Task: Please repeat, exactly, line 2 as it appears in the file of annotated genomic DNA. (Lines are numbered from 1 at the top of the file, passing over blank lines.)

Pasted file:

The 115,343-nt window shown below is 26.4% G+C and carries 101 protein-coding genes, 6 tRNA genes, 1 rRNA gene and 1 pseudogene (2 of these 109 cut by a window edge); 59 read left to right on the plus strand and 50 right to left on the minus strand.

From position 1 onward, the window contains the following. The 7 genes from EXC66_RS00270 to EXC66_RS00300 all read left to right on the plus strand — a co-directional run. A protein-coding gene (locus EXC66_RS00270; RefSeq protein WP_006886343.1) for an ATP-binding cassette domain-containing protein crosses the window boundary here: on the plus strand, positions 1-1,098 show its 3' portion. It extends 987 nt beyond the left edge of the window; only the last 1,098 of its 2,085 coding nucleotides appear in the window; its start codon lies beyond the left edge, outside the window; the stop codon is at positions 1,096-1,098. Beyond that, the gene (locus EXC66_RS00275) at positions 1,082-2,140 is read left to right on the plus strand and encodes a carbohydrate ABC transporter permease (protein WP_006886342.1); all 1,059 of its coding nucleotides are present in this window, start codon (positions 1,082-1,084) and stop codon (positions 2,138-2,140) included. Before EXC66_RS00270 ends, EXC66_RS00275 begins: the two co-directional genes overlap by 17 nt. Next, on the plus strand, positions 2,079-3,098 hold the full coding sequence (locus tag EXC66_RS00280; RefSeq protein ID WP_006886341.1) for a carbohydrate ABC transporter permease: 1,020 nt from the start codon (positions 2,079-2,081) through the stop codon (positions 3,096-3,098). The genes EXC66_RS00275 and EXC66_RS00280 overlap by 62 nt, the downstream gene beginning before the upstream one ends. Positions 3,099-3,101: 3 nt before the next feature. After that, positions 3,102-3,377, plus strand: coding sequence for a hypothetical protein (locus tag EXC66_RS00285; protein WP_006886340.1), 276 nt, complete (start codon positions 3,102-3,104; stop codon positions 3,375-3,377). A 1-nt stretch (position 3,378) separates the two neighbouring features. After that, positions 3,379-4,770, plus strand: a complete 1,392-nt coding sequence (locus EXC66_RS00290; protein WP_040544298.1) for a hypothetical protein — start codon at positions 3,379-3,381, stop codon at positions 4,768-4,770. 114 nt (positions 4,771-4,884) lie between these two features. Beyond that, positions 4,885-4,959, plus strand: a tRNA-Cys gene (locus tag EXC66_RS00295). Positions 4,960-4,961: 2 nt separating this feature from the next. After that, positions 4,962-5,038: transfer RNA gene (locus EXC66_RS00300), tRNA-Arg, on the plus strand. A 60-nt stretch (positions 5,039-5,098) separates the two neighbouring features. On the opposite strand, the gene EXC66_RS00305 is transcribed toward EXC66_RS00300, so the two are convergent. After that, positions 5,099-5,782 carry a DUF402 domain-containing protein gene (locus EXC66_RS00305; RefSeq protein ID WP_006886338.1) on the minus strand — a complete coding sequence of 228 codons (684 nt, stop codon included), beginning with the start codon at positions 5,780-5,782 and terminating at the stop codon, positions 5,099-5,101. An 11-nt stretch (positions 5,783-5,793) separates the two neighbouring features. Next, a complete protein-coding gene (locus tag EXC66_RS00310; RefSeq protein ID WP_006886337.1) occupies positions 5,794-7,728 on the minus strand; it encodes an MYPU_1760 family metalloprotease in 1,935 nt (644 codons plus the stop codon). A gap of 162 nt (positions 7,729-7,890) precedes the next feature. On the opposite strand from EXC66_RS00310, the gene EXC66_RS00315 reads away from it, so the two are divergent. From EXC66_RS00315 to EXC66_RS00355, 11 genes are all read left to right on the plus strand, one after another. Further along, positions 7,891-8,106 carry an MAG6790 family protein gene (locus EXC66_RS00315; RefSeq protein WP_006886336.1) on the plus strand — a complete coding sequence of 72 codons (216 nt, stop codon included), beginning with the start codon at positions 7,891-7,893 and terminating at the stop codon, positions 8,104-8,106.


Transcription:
From position 1 onward, the window contains the following. The 7 genes from EXC66_RS00270 to EXC66_RS00300 all read left to right on the plus strand — a co-directional run. A protein-coding gene (locus EXC66_RS00270; RefSeq protein WP_006886343.1) for an ATP-binding cassette domain-containing protein crosses the window boundary here: on the plus strand, positions 1-1,098 show its 3' portion. It extends 987 nt beyond the left edge of the window; only the last 1,098 of its 2,085 coding nucleotides appear in the window; its start codon lies beyond the left edge, outside the window; the stop codon is at positions 1,096-1,098. Beyond that, the gene (locus EXC66_RS00275) at positions 1,082-2,140 is read left to right on the plus strand and encodes a carbohydrate ABC transporter permease (protein WP_006886342.1); all 1,059 of its coding nucleotides are present in this window, start codon (positions 1,082-1,084) and stop codon (positions 2,138-2,140) included. Before EXC66_RS00270 ends, EXC66_RS00275 begins: the two co-directional genes overlap by 17 nt. Next, on the plus strand, positions 2,079-3,098 hold the full coding sequence (locus tag EXC66_RS00280; RefSeq protein ID WP_006886341.1) for a carbohydrate ABC transporter permease: 1,020 nt from the start codon (positions 2,079-2,081) through the stop codon (positions 3,096-3,098). The genes EXC66_RS00275 and EXC66_RS00280 overlap by 62 nt, the downstream gene beginning before the upstream one ends. Positions 3,099-3,101: 3 nt before the next feature. After that, positions 3,102-3,377, plus strand: coding sequence for a hypothetical protein (locus tag EXC66_RS00285; protein WP_006886340.1), 276 nt, complete (start codon positions 3,102-3,104; stop codon positions 3,375-3,377). A 1-nt stretch (position 3,378) separates the two neighbouring features. After that, positions 3,379-4,770, plus strand: a complete 1,392-nt coding sequence (locus EXC66_RS00290; protein WP_040544298.1) for a hypothetical protein — start codon at positions 3,379-3,381, stop codon at positions 4,768-4,770. 114 nt (positions 4,771-4,884) lie between these two features. Beyond that, positions 4,885-4,959, plus strand: a tRNA-Cys gene (locus tag EXC66_RS00295). Positions 4,960-4,961: 2 nt separating this feature from the next. After that, positions 4,962-5,038: transfer RNA gene (locus EXC66_RS00300), tRNA-Arg, on the plus strand. A 60-nt stretch (positions 5,039-5,098) separates the two neighbouring features. On the opposite strand, the gene EXC66_RS00305 is transcribed toward EXC66_RS00300, so the two are convergent. After that, positions 5,099-5,782 carry a DUF402 domain-containing protein gene (locus EXC66_RS00305; RefSeq protein ID WP_006886338.1) on the minus strand — a complete coding sequence of 228 codons (684 nt, stop codon included), beginning with the start codon at positions 5,780-5,782 and terminating at the stop codon, positions 5,099-5,101. An 11-nt stretch (positions 5,783-5,793) separates the two neighbouring features. Next, a complete protein-coding gene (locus tag EXC66_RS00310; RefSeq protein ID WP_006886337.1) occupies positions 5,794-7,728 on the minus strand; it encodes an MYPU_1760 family metalloprotease in 1,935 nt (644 codons plus the stop codon). A gap of 162 nt (positions 7,729-7,890) precedes the next feature. On the opposite strand from EXC66_RS00310, the gene EXC66_RS00315 reads away from it, so the two are divergent. From EXC66_RS00315 to EXC66_RS00355, 11 genes are all read left to right on the plus strand, one after another. Further along, positions 7,891-8,106 carry an MAG6790 family protein gene (locus EXC66_RS00315; RefSeq protein WP_006886336.1) on the plus strand — a complete coding sequence of 72 codons (216 nt, stop codon included), beginning with the start codon at positions 7,891-7,893 and terminating at the stop codon, positions 8,104-8,106.